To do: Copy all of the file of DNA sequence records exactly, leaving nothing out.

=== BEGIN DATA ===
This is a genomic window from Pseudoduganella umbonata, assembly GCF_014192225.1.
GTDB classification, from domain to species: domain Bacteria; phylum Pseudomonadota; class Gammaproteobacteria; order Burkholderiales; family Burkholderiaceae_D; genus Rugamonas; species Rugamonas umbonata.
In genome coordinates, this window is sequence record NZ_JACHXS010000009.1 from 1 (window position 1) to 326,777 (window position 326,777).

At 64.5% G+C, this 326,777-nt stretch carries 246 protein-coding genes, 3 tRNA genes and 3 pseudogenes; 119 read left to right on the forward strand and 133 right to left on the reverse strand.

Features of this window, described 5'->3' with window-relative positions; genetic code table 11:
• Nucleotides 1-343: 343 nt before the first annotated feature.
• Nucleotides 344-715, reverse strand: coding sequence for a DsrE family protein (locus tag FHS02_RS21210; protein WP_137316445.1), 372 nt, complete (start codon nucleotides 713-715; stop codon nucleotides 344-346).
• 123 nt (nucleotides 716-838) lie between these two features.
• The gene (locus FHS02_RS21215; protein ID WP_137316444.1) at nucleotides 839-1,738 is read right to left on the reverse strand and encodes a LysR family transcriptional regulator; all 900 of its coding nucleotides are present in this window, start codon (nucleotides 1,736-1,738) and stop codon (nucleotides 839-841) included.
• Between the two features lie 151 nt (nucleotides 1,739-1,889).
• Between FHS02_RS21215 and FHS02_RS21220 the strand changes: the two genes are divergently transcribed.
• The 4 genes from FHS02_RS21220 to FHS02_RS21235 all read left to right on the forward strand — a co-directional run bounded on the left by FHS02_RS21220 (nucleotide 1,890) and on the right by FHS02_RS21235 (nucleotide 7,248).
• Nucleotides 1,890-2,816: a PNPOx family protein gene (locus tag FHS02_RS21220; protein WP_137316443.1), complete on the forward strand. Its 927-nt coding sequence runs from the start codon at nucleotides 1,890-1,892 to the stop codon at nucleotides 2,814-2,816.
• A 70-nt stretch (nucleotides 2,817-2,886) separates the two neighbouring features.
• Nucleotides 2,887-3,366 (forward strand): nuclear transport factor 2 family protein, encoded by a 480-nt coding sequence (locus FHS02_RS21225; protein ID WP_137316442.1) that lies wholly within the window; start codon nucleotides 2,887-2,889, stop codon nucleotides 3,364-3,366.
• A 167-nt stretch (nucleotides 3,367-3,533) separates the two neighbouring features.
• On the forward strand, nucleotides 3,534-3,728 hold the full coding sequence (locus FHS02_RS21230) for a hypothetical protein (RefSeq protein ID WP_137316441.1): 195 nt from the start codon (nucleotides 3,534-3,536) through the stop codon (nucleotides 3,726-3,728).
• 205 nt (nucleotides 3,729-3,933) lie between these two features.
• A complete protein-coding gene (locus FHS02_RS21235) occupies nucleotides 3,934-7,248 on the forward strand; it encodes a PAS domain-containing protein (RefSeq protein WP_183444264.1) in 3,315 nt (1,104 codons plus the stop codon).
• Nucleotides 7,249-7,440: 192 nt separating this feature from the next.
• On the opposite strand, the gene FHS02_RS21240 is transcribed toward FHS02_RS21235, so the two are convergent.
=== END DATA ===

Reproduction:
This is a genomic window from Pseudoduganella umbonata, assembly GCF_014192225.1.
GTDB classification, from domain to species: domain Bacteria; phylum Pseudomonadota; class Gammaproteobacteria; order Burkholderiales; family Burkholderiaceae_D; genus Rugamonas; species Rugamonas umbonata.
In genome coordinates, this window is sequence record NZ_JACHXS010000009.1 from 1 (window position 1) to 326,777 (window position 326,777).

At 64.5% G+C, this 326,777-nt stretch carries 246 protein-coding genes, 3 tRNA genes and 3 pseudogenes; 119 read left to right on the forward strand and 133 right to left on the reverse strand.

Features of this window, described 5'->3' with window-relative positions; genetic code table 11:
• Nucleotides 1-343: 343 nt before the first annotated feature.
• Nucleotides 344-715, reverse strand: coding sequence for a DsrE family protein (locus tag FHS02_RS21210; protein WP_137316445.1), 372 nt, complete (start codon nucleotides 713-715; stop codon nucleotides 344-346).
• 123 nt (nucleotides 716-838) lie between these two features.
• The gene (locus FHS02_RS21215; protein ID WP_137316444.1) at nucleotides 839-1,738 is read right to left on the reverse strand and encodes a LysR family transcriptional regulator; all 900 of its coding nucleotides are present in this window, start codon (nucleotides 1,736-1,738) and stop codon (nucleotides 839-841) included.
• Between the two features lie 151 nt (nucleotides 1,739-1,889).
• Between FHS02_RS21215 and FHS02_RS21220 the strand changes: the two genes are divergently transcribed.
• The 4 genes from FHS02_RS21220 to FHS02_RS21235 all read left to right on the forward strand — a co-directional run bounded on the left by FHS02_RS21220 (nucleotide 1,890) and on the right by FHS02_RS21235 (nucleotide 7,248).
• Nucleotides 1,890-2,816: a PNPOx family protein gene (locus tag FHS02_RS21220; protein WP_137316443.1), complete on the forward strand. Its 927-nt coding sequence runs from the start codon at nucleotides 1,890-1,892 to the stop codon at nucleotides 2,814-2,816.
• A 70-nt stretch (nucleotides 2,817-2,886) separates the two neighbouring features.
• Nucleotides 2,887-3,366 (forward strand): nuclear transport factor 2 family protein, encoded by a 480-nt coding sequence (locus FHS02_RS21225; protein ID WP_137316442.1) that lies wholly within the window; start codon nucleotides 2,887-2,889, stop codon nucleotides 3,364-3,366.
• A 167-nt stretch (nucleotides 3,367-3,533) separates the two neighbouring features.
• On the forward strand, nucleotides 3,534-3,728 hold the full coding sequence (locus FHS02_RS21230) for a hypothetical protein (RefSeq protein ID WP_137316441.1): 195 nt from the start codon (nucleotides 3,534-3,536) through the stop codon (nucleotides 3,726-3,728).
• 205 nt (nucleotides 3,729-3,933) lie between these two features.
• A complete protein-coding gene (locus FHS02_RS21235) occupies nucleotides 3,934-7,248 on the forward strand; it encodes a PAS domain-containing protein (RefSeq protein WP_183444264.1) in 3,315 nt (1,104 codons plus the stop codon).
• Nucleotides 7,249-7,440: 192 nt separating this feature from the next.
• On the opposite strand, the gene FHS02_RS21240 is transcribed toward FHS02_RS21235, so the two are convergent.